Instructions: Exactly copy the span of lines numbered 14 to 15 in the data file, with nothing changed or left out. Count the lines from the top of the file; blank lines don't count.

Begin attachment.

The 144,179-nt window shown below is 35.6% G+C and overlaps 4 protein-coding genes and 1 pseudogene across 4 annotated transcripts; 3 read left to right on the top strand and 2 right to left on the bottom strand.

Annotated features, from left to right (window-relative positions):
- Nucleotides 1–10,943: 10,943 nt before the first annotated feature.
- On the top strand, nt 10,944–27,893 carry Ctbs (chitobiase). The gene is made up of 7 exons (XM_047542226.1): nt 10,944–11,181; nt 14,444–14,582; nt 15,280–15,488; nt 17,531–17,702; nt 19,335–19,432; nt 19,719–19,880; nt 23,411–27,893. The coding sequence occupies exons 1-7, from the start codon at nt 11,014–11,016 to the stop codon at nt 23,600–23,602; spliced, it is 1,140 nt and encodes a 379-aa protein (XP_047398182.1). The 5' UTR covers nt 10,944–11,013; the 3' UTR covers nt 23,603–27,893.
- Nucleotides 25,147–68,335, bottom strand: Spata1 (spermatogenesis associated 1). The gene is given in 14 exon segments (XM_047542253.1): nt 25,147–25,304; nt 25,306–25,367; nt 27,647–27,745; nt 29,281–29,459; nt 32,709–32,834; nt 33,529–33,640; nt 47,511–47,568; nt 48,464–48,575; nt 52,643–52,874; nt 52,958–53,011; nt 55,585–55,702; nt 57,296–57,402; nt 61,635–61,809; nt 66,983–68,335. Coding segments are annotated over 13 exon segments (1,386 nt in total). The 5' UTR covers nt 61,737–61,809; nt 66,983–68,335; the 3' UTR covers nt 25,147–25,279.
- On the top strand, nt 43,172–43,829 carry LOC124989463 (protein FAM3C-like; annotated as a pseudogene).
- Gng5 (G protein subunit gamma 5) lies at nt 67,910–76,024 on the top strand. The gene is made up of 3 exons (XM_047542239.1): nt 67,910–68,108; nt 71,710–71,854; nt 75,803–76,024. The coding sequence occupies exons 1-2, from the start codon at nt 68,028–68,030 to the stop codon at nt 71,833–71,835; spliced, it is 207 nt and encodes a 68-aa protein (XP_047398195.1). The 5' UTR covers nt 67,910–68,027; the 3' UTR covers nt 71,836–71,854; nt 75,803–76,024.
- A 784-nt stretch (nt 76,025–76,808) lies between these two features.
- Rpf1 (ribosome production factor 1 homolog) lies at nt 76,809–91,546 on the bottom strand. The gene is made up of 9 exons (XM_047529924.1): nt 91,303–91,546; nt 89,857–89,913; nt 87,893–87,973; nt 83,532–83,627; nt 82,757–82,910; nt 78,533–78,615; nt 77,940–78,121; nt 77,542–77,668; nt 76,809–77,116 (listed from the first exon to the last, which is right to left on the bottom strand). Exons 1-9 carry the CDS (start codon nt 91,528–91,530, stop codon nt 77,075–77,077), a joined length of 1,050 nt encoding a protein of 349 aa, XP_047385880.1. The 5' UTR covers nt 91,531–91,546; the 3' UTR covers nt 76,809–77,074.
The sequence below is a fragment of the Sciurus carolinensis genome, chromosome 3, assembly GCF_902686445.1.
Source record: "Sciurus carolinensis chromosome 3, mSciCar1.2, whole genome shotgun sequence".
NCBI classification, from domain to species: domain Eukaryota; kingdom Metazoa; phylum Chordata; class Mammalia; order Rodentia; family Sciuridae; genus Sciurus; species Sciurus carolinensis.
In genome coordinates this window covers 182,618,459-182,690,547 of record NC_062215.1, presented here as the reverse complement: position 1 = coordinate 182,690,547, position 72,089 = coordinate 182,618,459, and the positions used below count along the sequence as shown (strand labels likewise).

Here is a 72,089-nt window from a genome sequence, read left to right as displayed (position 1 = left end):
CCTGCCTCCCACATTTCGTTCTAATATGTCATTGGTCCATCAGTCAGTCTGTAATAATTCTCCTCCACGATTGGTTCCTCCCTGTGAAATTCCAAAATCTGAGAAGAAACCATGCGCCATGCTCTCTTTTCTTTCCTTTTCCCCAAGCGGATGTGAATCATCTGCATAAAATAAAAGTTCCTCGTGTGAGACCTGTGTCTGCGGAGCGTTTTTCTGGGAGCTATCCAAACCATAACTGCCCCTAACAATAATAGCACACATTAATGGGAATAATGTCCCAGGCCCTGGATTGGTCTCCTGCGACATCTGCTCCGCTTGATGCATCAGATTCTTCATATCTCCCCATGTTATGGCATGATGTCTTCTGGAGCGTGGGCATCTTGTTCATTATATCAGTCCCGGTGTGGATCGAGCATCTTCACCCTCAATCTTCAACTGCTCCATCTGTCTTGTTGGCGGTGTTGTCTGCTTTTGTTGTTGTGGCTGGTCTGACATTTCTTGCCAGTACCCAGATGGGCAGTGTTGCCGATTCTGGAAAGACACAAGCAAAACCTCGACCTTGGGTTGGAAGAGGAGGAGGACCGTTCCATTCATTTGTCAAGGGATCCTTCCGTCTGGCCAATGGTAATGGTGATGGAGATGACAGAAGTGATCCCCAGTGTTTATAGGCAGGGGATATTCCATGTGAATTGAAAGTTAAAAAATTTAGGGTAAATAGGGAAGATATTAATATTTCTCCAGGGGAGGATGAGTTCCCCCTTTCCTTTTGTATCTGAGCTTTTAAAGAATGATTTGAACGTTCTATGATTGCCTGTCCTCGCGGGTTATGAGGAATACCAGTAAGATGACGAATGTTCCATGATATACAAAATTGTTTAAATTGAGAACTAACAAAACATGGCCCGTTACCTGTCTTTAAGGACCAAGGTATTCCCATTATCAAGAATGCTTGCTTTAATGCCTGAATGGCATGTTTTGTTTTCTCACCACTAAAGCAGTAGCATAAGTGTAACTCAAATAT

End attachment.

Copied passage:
Here is a 72,089-nt window from a genome sequence, read left to right as displayed (position 1 = left end):
CCTGCCTCCCACATTTCGTTCTAATATGTCATTGGTCCATCAGTCAGTCTGTAATAATTCTCCTCCACGATTGGTTCCTCCCTGTGAAATTCCAAAATCTGAGAAGAAACCATGCGCCATGCTCTCTTTTCTTTCCTTTTCCCCAAGCGGATGTGAATCATCTGCATAAAATAAAAGTTCCTCGTGTGAGACCTGTGTCTGCGGAGCGTTTTTCTGGGAGCTATCCAAACCATAACTGCCCCTAACAATAATAGCACACATTAATGGGAATAATGTCCCAGGCCCTGGATTGGTCTCCTGCGACATCTGCTCCGCTTGATGCATCAGATTCTTCATATCTCCCCATGTTATGGCATGATGTCTTCTGGAGCGTGGGCATCTTGTTCATTATATCAGTCCCGGTGTGGATCGAGCATCTTCACCCTCAATCTTCAACTGCTCCATCTGTCTTGTTGGCGGTGTTGTCTGCTTTTGTTGTTGTGGCTGGTCTGACATTTCTTGCCAGTACCCAGATGGGCAGTGTTGCCGATTCTGGAAAGACACAAGCAAAACCTCGACCTTGGGTTGGAAGAGGAGGAGGACCGTTCCATTCATTTGTCAAGGGATCCTTCCGTCTGGCCAATGGTAATGGTGATGGAGATGACAGAAGTGATCCCCAGTGTTTATAGGCAGGGGATATTCCATGTGAATTGAAAGTTAAAAAATTTAGGGTAAATAGGGAAGATATTAATATTTCTCCAGGGGAGGATGAGTTCCCCCTTTCCTTTTGTATCTGAGCTTTTAAAGAATGATTTGAACGTTCTATGATTGCCTGTCCTCGCGGGTTATGAGGAATACCAGTAAGATGACGAATGTTCCATGATATACAAAATTGTTTAAATTGAGAACTAACAAAACATGGCCCGTTACCTGTCTTTAAGGACCAAGGTATTCCCATTATCAAGAATGCTTGCTTTAATGCCTGAATGGCATGTTTTGTTTTCTCACCACTAAAGCAGTAGCATAAGTGTAACTCAAATAT